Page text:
Or, do like I do and just hit up your coworker's husband -- you know, the cool white guy with dreads who just gives you trees on the spot. And if you're lucky, he'll also give you a full history lesson on the origin of this fine, stanky, sticky-icky Grand Daddy Purp Indica.

But you must also beware: If you smoke too much ganja at the holiday party and you're stuck there for a while, you may find yourself in uncomfortable, paranoid company. Last week, I had to talk a friend down from his too-high perch via telephone as he hid in the bathroom. Apparently, he got too stoned prior to the shindig to take the edge off, and ended up laughing at a stranger's inane comment about his Santa hat being "hella long," out loud, for a good thirty minutes. Everyone stared at him until he wanted to die -- and if you've ever been too stoned, you know what that feels like: EXACTLY LIKE YOU'RE GONNA DIE.

2. As tempting as it is, don't eat everything involved in the holiday spread

In other words, don't stress-eat the entire bowl of Gardetto's because that's what you ended up standing by at the party. Just because your aunt made an entire Crock Pot of Lil' Smokies (you know, those terrifyingly delicious, once-a-year-for-good-reason finger sausages) doesn't mean you should have fifty. Believe me, as someone who turns into a human garbage can at the sight of a fancy deli tray, I'm saying this from a place of concern. The food hangover you'll have in the morning will feel ten times worse, mentally, when you realize it's from eating 47 pieces of Oreo-gunk your molecular gastronomist cousin turned into a dessert she lovingly refers to as "Reindeer Poop." 1. Do let yourself have a good time. This might be the only time you get drunk, high or even eat with/in front of your family and coworkers. The rest of the year, your relationships probably don't involve a dance floor, either, so take advantage. Show your cubicle-mate that you can Dougie, Step and do the Cupid Shuffle. You may also be surprised to find out that someone else has a choreographed dance to go along with Clarence Carter's "Strokin'."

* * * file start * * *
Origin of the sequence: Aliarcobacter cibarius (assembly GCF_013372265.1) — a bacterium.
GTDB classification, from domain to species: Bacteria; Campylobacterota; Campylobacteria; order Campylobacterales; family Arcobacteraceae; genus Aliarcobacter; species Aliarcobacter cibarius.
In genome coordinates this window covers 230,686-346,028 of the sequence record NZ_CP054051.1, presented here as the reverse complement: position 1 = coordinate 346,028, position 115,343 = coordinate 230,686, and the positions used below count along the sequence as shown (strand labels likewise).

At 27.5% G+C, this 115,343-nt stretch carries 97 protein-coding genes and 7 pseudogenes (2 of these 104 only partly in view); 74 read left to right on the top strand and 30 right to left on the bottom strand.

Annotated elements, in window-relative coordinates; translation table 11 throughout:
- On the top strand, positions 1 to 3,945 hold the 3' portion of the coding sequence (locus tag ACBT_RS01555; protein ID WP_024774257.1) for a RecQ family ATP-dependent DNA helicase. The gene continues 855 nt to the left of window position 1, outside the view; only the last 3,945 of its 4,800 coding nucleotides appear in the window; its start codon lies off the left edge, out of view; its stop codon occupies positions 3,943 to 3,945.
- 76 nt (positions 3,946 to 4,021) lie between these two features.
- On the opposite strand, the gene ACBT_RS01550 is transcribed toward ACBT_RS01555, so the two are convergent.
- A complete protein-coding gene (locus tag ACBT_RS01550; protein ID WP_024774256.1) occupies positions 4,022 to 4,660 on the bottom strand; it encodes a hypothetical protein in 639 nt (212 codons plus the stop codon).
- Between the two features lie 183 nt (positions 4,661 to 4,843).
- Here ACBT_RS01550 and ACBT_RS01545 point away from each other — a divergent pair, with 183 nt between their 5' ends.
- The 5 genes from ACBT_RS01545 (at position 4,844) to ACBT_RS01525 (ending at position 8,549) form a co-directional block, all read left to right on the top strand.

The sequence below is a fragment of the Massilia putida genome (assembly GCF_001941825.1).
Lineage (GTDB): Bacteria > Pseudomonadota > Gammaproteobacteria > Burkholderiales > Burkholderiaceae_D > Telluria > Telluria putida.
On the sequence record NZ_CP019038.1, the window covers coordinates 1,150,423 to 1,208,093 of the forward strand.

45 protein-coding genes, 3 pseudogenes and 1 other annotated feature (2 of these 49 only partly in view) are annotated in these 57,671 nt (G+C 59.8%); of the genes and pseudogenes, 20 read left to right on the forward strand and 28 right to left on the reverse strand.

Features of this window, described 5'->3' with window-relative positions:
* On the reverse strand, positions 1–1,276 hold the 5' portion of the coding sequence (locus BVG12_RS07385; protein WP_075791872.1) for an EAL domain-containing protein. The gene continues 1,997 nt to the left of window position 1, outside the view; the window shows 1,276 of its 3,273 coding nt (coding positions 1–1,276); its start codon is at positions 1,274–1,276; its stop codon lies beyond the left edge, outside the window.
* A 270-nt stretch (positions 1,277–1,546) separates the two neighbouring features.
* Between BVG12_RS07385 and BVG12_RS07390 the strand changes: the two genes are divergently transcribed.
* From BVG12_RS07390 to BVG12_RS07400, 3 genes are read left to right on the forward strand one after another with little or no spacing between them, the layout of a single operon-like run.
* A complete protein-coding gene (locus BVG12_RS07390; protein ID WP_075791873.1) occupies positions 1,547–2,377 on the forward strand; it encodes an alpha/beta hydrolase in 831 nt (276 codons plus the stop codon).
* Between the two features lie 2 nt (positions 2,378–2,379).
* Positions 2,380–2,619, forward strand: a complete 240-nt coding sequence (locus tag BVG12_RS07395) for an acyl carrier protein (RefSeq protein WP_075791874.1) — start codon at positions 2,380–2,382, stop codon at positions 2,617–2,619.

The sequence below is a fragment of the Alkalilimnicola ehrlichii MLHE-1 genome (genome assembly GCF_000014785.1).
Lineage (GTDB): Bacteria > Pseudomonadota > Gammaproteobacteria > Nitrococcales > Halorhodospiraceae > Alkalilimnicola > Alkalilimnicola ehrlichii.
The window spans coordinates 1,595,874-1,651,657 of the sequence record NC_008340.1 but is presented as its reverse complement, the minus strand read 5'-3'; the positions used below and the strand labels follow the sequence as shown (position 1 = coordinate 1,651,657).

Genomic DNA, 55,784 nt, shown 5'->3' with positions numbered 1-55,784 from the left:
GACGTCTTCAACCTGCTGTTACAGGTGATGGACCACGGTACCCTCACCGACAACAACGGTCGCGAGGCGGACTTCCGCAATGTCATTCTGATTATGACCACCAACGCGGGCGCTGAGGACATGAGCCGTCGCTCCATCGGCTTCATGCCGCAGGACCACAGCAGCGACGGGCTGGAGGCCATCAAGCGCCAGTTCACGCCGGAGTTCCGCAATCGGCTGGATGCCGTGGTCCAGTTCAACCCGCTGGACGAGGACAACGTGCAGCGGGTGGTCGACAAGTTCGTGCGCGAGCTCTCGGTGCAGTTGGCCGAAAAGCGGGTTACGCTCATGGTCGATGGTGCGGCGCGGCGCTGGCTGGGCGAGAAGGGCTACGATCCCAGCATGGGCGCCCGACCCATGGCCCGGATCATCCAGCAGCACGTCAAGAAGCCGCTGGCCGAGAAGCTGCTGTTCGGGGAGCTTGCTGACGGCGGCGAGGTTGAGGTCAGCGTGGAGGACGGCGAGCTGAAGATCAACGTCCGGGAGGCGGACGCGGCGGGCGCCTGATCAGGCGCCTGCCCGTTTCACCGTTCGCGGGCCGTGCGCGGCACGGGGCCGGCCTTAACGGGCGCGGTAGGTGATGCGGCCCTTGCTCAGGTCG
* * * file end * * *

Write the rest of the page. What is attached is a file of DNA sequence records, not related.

Or maybe that's just me.

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Bree Davies is a multimedia journalist, artist advocate and community organizer born and raised in Denver. Rooted in the world of Do-It-Yourself arts and music, Davies co-founded Titwrench experimental music festival, is host of the local music and comedy show Sounds on 29th on CPT12 Colorado Public Television and is creator and host of the civic and social issue-focused podcast, Hello? Denver? Are You Still There? Her work is centered on a passionate advocacy for all ages, accessible, inclusive, non-commercial and autonomous DIY art spaces and music venues in Denver.
Contact: Bree Davies